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04-11-2012, 05:35 AM   #1
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Macro lens?

I have a Tamron Adaptall-2 28-50mm f/3.5-4.5 lens which says macro on it, is it a true macro lens and has anyone got any experience and tips of this lens . (I am new to macro so please forgive me)

04-11-2012, 05:52 AM   #2
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QuoteOriginally posted by fourfivesix Quote
I have a Tamron Adaptall-2 28-50mm f/3.5-4.5 lens which says macro on it, is it a true macro lens and has anyone got any experience and tips of this lens . (I am new to macro so please forgive me)
I clicked the link in your post. It says Magnification Ratio 1:4 (at 50mm). Macro is generally 1:2 or greater. Also, I don't know of any zoom lens with real macro capability. But your lens is close focusing, which is useful.
04-11-2012, 07:50 AM   #3
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As noted Macro is usually considered to be 1:2 or greater. Some folks insist on 1:1. Many zooms add the word macro on the lens because the manufacturer thought it would sell better. And they were probably right. 1:4 is not true macro but is a very nice 'close focusing' ratio. Assuming the lens is sharp enough you should get good images from it, just not true 'macro'. For pictures of flowers and other moderate sized things 1:4 works just fine. For small insects or other really small things you will not be able to fill the frame.
04-11-2012, 08:46 AM   #4
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Thanks what would happen if I added a 2x converter?

04-11-2012, 09:03 AM   #5
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Lensmakers label their glass MACRO because it's sexier and uses less ink than CLOSE-FOCUS. I know of exactly one 'real' macro-zoom, the massive Schneider Betavaron 50-125 enlarger zoom. All others are just close-focus.

QuoteOriginally posted by fourfivesix Quote
Thanks what would happen if I added a 2x converter?
Images would look twice as large, so the lens would go from a maximum of 1:4 to 1:2 magnification, which *is* macro. You would also need exposures that are four times as long, because a 2x TC eats two f-stops of light.

Allow me to plug this: https://www.pentaxforums.com/forums/pentax-lens-articles/152336-cheap-macro-b...lose-work.html
04-11-2012, 09:39 AM   #6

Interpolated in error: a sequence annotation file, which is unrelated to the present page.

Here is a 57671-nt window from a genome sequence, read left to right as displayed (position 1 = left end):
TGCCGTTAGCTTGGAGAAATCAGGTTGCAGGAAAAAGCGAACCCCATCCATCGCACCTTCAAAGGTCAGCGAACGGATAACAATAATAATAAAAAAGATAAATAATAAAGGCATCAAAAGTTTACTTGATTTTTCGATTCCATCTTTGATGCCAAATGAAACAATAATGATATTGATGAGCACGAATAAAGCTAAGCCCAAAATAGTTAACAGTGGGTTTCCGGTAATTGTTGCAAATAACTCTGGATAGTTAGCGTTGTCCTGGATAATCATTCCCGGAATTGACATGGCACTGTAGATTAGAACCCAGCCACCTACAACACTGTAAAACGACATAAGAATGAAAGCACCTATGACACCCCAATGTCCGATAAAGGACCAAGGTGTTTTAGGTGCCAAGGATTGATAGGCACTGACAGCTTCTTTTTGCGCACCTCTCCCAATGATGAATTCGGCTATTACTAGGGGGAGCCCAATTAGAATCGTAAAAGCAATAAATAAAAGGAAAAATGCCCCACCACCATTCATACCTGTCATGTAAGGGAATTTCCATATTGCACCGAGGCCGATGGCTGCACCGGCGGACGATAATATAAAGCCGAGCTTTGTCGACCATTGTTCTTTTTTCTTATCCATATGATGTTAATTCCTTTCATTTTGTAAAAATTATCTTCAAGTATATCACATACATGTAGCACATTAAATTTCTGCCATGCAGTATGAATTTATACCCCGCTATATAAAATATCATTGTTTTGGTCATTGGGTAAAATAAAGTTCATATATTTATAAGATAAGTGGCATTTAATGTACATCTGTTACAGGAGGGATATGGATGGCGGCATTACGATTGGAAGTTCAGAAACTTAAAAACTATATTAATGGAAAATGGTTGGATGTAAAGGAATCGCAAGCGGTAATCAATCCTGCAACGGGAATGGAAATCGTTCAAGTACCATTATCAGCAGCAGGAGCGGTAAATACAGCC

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Try other AD-2 lens ... 103A possible

QuoteOriginally posted by fourfivesix Quote
I have a Tamron Adaptall-2 28-50mm f/3.5-4.5 lens which says macro on it, is it a true macro lens and has anyone got any experience and tips of this lens . (I am new to macro so please forgive me)

Bonjour fourfivesix,

Since you have already a PK/M or a PK/A mount, I would suggest looking at other Adaptall-2 lenses ... the "103A" Model (80-210 f3.8/ 4) is very good and very inexpensive Tamron Adaptall-2 80-210mm F/3.8-4 Model 103A

The "macro" comes in at 1:2.8 and at 1:1.4 with the "01F" 2x TC.

Check out "Rocky Cameras" Tamron , they have a lot of them ... but get a "103A" as opposed to "03A" ... plus there's lot of other options in Adaptall-2's and SP's ...like the "23A" that I have.

Allez et bon courage, John le "Brown" Baudet du Poitou
04-11-2012, 07:45 PM - 1 Like   #7
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One warning with a 2x converter is that the lens will not focus as close as the lens without it. Because you have to move further back to obtain the minimum focus distance, the image will not be as large as it would be if you used a close-up filter, extension tubes or bellows. To get better results in the macro arena, the last two are the best options for good magnification and sharpness. You still lose light because of the "bellows factor" which is dependant on the amount of extension you add between the lens and the camera body/sensor, but not as much light as a 2x converter will cause you to lose.

regards,
04-13-2012, 08:09 PM   #8